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U.S., Canada Win to Set Up Golden Match

By Rachel Alexander
Washington Post Staff Writer
Web Posted: Thursday, February 12, 1998; 2:03 p.m. EST

NAGANO, Feb. 12 — The United States and Canada both clinched spots in the gold medal game of the women's ice hockey tournament today, creating one of the most widely anticipated match-ups at the Olympics.

The two countries are clearly the best teams in a six-team tournament that has rarely featured competitive games. Finland (2-2) was considered the only other team talented and experienced enough to defeat either of the superpowers, but Canada (4-0) beat Finland, 4-2, today, knocking the Finns into the bronze-medal game against China. The United States (4-0) defeated Japan, 10-0, today and beat Finland, 4-2, on Wednesday.

"This is definitely exciting because even though all these games are real important, we really like playing Canada," U.S. forward Laurie Baker said. "We get really psyched to play them, but so far we've had to force ourselves to take it a game at a time."

The United States and Canada will actually meet twice — once Saturday in the last day of the tournament's round-robin play and again in Tuesday's gold medal game. The teams have yet to play each other in Japan but played a 13-game exhibition series leading up to the Olympics in which Canada gained the edge, 7-6. It has also won the last four World Championships.

"By now, people ask if we are sick of playing them, but I love it, I strive for it, I look forward to each shift on the ice," U.S. forward Karyn Bye said. "They allow us to take our game to the next level."

While players say "hate" is too strong a word to describe how the teams feel about each other, there is no suggestion that this is a friendly rivalry. Players rarely say more than hello to each other when passing in the athlete's village, despite knowing each other well. On the ice, games have often gotten quite physical, although referees here have been calling penalties closely.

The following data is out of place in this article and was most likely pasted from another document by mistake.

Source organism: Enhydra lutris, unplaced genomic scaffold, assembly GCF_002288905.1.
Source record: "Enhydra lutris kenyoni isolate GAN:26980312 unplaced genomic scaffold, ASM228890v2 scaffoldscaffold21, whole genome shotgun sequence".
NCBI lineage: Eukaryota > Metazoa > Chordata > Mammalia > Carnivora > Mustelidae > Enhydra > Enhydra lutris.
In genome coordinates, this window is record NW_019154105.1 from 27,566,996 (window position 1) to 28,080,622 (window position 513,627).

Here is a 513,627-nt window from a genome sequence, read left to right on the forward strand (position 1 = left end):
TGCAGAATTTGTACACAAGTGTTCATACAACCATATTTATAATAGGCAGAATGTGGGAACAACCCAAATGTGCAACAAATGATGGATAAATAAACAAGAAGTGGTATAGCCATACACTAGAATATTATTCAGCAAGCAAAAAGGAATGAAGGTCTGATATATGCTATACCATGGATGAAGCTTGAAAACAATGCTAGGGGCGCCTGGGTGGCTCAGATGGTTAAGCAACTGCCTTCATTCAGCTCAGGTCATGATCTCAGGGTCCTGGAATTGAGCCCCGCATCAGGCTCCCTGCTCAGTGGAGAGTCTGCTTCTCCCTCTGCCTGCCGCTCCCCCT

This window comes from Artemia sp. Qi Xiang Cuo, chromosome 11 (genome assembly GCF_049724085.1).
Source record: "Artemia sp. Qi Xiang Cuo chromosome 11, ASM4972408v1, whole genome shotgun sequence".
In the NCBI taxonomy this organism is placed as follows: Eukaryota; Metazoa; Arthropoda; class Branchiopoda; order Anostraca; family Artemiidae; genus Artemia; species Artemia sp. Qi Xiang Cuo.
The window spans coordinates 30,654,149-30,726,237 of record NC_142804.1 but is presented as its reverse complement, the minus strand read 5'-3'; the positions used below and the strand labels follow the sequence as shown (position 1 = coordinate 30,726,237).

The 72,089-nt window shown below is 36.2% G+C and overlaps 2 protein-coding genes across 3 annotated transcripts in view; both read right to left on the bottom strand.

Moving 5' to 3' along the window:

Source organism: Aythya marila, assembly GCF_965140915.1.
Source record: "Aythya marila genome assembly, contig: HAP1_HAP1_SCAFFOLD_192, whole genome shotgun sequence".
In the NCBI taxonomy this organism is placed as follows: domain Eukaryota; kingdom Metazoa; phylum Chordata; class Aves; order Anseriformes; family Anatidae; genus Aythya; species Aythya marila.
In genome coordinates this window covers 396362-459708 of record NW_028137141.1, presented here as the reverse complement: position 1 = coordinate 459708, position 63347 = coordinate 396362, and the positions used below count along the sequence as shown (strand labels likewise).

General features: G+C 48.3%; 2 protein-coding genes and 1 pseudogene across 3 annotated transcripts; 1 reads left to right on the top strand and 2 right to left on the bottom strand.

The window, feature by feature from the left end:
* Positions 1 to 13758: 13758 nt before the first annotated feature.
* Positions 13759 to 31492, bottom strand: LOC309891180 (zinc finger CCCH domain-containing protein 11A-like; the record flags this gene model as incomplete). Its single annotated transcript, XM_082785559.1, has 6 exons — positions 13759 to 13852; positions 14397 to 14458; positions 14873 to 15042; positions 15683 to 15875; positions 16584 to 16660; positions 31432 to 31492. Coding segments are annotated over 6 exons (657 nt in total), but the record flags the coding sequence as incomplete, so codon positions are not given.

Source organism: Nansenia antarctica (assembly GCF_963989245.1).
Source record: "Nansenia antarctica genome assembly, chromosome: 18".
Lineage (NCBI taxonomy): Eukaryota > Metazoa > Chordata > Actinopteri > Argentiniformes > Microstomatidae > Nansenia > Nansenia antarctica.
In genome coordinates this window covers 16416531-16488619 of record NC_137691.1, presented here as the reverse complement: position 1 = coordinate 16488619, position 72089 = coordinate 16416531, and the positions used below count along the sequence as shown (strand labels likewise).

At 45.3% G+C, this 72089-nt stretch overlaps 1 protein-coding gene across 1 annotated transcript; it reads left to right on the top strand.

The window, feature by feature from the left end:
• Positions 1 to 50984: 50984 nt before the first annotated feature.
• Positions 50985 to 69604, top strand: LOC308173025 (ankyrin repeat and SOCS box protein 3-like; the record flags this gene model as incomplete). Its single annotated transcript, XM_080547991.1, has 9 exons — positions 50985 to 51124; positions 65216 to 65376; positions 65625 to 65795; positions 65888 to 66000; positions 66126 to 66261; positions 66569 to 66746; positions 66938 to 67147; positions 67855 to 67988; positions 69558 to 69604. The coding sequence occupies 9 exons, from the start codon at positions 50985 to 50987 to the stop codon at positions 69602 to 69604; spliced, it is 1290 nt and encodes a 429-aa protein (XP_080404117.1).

"I'd call it heated," forward A.J. Mleczko said of the rivalry. "If I see one of them in the dining hall, I'm not going to go up and spit in her meal or anything, but I'm not going to sit down next to her either."

Mleczko and Shelly Looney each scored two goals this afternoon, adding to a hat trick by Katie King. Bye, Baker and Sandra Whyte added single goals. The United States, which outshot the Japanese, 56-4, felt it needed to run up the score just in case Finland defeated Canada later in the day. If that had happened, Canada could have defeated the United States on Saturday and created a three-way tie for first place in the standings.

In that case, the gold-medal participants would be whichever teams had the greatest goal differentials.

"We knew it would get down to a three-way tie, so we wanted to score around 10 goals," King said. "But it's not a very fun game for us to do that, either."

Canada's game was more competitive, with Therese Brisson's two goals eventually powering her team to the win. Canada also got goals from Geraldine Healy and Danielle Goyette, the tournament's leading scorer with seven goals and one assist in eight games.

After playing the United States and Canada on successive days, Finnish Coach Rauno Korpi picked Canada to win the gold medal.

"Canada plays a little more solid tactical hockey," he said. "They can handle the pressurized situations a little better than the U.S. team."

© Copyright 1998 The Washington Post Company

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